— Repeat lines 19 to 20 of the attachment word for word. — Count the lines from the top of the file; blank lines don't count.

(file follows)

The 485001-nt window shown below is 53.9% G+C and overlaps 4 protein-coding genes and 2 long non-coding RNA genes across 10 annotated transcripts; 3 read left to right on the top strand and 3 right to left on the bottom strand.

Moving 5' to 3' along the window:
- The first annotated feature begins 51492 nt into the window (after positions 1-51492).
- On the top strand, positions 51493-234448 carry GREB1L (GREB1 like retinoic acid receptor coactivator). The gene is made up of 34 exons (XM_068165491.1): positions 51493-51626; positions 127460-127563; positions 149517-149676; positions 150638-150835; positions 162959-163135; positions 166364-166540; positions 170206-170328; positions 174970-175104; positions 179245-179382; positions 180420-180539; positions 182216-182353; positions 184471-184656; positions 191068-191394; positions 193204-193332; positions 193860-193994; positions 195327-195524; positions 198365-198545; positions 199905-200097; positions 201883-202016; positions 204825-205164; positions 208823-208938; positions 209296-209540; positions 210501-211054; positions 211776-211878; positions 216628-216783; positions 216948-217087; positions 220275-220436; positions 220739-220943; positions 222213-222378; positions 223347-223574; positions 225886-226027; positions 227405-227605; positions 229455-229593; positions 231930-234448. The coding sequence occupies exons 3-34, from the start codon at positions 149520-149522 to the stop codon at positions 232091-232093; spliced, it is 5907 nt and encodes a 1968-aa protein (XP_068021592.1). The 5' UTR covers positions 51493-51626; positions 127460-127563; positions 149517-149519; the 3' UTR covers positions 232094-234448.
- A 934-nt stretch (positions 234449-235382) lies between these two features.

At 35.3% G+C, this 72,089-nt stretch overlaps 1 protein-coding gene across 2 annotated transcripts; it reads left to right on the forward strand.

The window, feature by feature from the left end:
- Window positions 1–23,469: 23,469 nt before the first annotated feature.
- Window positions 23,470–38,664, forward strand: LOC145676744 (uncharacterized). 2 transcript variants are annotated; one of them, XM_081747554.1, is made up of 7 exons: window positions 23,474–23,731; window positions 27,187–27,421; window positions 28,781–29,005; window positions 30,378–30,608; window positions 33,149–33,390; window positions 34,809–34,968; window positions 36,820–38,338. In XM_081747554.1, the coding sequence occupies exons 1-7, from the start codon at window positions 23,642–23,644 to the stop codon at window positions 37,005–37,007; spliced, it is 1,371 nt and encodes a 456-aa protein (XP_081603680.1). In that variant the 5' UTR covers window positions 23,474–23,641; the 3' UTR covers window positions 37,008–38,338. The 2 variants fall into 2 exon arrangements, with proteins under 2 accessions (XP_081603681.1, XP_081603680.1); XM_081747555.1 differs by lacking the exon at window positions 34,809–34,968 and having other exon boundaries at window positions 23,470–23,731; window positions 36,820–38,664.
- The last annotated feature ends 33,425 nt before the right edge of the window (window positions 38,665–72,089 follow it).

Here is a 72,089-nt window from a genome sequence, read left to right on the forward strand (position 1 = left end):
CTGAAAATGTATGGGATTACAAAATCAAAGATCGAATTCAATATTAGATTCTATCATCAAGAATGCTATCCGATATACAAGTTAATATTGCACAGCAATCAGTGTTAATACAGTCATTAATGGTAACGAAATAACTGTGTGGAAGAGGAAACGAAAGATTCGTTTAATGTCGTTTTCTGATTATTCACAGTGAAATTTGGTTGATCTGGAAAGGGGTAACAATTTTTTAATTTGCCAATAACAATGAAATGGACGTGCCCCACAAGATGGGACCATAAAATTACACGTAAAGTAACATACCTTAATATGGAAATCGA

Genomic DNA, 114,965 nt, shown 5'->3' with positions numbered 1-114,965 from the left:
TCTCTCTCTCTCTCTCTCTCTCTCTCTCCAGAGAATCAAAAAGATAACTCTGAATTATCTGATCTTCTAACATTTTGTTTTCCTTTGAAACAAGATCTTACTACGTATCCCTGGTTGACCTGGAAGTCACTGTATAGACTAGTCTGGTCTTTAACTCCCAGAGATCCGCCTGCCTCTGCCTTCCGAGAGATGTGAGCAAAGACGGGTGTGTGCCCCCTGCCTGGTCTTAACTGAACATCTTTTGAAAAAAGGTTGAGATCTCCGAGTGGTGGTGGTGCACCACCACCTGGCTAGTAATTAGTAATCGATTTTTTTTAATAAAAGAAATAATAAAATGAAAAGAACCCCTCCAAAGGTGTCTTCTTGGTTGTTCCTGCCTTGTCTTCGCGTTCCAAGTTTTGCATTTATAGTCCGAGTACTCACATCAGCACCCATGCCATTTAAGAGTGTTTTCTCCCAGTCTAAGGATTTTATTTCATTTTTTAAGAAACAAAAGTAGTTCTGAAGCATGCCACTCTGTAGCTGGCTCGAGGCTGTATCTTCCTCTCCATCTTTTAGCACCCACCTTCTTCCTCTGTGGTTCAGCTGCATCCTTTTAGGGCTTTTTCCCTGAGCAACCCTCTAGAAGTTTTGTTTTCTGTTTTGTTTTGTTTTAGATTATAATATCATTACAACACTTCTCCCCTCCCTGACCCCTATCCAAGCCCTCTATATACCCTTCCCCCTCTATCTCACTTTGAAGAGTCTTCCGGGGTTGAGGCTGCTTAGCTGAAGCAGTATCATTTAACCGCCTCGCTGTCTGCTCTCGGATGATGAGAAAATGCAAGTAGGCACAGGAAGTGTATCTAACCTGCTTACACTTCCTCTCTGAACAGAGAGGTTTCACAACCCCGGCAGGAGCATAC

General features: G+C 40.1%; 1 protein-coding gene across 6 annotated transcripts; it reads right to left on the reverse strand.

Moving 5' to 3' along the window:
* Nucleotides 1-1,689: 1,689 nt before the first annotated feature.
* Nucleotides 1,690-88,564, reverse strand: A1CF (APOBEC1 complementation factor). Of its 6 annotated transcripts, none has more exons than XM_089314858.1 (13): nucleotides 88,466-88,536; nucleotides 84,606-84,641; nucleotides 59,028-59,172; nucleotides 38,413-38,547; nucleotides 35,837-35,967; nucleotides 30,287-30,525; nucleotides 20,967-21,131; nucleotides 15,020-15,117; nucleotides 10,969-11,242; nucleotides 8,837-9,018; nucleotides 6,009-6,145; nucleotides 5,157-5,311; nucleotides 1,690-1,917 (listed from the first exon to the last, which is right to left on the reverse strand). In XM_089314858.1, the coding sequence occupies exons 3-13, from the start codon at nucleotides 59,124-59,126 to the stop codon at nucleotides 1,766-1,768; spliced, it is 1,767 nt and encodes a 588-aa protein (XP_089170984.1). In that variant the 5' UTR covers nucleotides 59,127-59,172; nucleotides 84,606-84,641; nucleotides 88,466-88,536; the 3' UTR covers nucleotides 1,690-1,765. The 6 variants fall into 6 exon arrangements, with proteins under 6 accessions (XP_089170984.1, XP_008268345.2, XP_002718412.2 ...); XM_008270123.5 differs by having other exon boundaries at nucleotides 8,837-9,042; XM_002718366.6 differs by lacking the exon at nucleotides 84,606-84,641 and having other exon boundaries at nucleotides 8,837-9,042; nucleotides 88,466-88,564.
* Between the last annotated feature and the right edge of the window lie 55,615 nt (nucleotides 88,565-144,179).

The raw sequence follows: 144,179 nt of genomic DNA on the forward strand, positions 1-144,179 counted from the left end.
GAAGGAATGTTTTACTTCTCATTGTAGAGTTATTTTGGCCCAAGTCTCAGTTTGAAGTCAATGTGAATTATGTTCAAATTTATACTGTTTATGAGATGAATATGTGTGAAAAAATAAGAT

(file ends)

* Between the last annotated feature and the right edge of the window lie 55,615 nt (nucleotides 88,565-144,179).

The raw sequence follows: 144,179 nt of genomic DNA on the forward strand, positions 1-144,179 counted from the left end.